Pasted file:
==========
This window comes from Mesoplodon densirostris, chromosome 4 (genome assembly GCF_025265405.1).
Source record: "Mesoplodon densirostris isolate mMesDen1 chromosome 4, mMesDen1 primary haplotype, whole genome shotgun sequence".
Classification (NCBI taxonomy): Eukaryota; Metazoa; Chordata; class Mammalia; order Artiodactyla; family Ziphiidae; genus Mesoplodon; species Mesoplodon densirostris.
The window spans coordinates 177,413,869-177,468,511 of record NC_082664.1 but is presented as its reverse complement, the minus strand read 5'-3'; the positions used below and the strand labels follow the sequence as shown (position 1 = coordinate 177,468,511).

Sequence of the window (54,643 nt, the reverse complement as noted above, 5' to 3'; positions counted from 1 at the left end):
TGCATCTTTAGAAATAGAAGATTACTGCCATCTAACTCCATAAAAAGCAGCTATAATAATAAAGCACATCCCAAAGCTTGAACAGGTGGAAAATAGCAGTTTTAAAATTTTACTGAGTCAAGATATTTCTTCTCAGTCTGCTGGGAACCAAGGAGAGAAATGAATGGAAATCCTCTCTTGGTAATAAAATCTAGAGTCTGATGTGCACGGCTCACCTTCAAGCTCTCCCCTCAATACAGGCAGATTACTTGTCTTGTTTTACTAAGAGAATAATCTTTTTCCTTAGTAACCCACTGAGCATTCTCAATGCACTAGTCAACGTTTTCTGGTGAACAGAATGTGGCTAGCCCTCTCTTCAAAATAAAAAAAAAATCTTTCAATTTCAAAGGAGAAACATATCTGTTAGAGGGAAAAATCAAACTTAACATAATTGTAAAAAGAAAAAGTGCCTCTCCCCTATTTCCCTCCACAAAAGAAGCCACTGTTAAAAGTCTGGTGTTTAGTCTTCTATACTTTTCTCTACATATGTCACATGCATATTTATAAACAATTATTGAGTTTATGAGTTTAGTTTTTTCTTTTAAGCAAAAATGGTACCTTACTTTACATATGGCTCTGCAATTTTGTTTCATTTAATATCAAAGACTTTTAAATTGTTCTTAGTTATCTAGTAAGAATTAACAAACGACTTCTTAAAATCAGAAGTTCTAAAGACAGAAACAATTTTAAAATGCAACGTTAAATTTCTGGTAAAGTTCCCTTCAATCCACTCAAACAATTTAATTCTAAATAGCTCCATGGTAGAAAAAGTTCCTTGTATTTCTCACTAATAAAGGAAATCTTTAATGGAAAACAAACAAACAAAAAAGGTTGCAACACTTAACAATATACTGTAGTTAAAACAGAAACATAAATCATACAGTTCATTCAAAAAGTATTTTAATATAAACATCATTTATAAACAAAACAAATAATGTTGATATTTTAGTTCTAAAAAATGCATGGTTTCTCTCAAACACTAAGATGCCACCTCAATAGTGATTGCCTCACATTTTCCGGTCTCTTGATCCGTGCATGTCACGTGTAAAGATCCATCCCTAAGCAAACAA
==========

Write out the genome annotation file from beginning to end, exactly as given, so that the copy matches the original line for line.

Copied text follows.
This window comes from Mesoplodon densirostris, chromosome 4 (genome assembly GCF_025265405.1).
Source record: "Mesoplodon densirostris isolate mMesDen1 chromosome 4, mMesDen1 primary haplotype, whole genome shotgun sequence".
Classification (NCBI taxonomy): Eukaryota; Metazoa; Chordata; class Mammalia; order Artiodactyla; family Ziphiidae; genus Mesoplodon; species Mesoplodon densirostris.
The window spans coordinates 177,413,869-177,468,511 of record NC_082664.1 but is presented as its reverse complement, the minus strand read 5'-3'; the positions used below and the strand labels follow the sequence as shown (position 1 = coordinate 177,468,511).

Sequence of the window (54,643 nt, the reverse complement as noted above, 5' to 3'; positions counted from 1 at the left end):
TGCATCTTTAGAAATAGAAGATTACTGCCATCTAACTCCATAAAAAGCAGCTATAATAATAAAGCACATCCCAAAGCTTGAACAGGTGGAAAATAGCAGTTTTAAAATTTTACTGAGTCAAGATATTTCTTCTCAGTCTGCTGGGAACCAAGGAGAGAAATGAATGGAAATCCTCTCTTGGTAATAAAATCTAGAGTCTGATGTGCACGGCTCACCTTCAAGCTCTCCCCTCAATACAGGCAGATTACTTGTCTTGTTTTACTAAGAGAATAATCTTTTTCCTTAGTAACCCACTGAGCATTCTCAATGCACTAGTCAACGTTTTCTGGTGAACAGAATGTGGCTAGCCCTCTCTTCAAAATAAAAAAAAAATCTTTCAATTTCAAAGGAGAAACATATCTGTTAGAGGGAAAAATCAAACTTAACATAATTGTAAAAAGAAAAAGTGCCTCTCCCCTATTTCCCTCCACAAAAGAAGCCACTGTTAAAAGTCTGGTGTTTAGTCTTCTATACTTTTCTCTACATATGTCACATGCATATTTATAAACAATTATTGAGTTTATGAGTTTAGTTTTTTCTTTTAAGCAAAAATGGTACCTTACTTTACATATGGCTCTGCAATTTTGTTTCATTTAATATCAAAGACTTTTAAATTGTTCTTAGTTATCTAGTAAGAATTAACAAACGACTTCTTAAAATCAGAAGTTCTAAAGACAGAAACAATTTTAAAATGCAACGTTAAATTTCTGGTAAAGTTCCCTTCAATCCACTCAAACAATTTAATTCTAAATAGCTCCATGGTAGAAAAAGTTCCTTGTATTTCTCACTAATAAAGGAAATCTTTAATGGAAAACAAACAAACAAAAAAGGTTGCAACACTTAACAATATACTGTAGTTAAAACAGAAACATAAATCATACAGTTCATTCAAAAAGTATTTTAATATAAACATCATTTATAAACAAAACAAATAATGTTGATATTTTAGTTCTAAAAAATGCATGGTTTCTCTCAAACACTAAGATGCCACCTCAATAGTGATTGCCTCACATTTTCCGGTCTCTTGATCCGTGCATGTCACGTGTAAAGATCCATCCCTAAGCAAACAA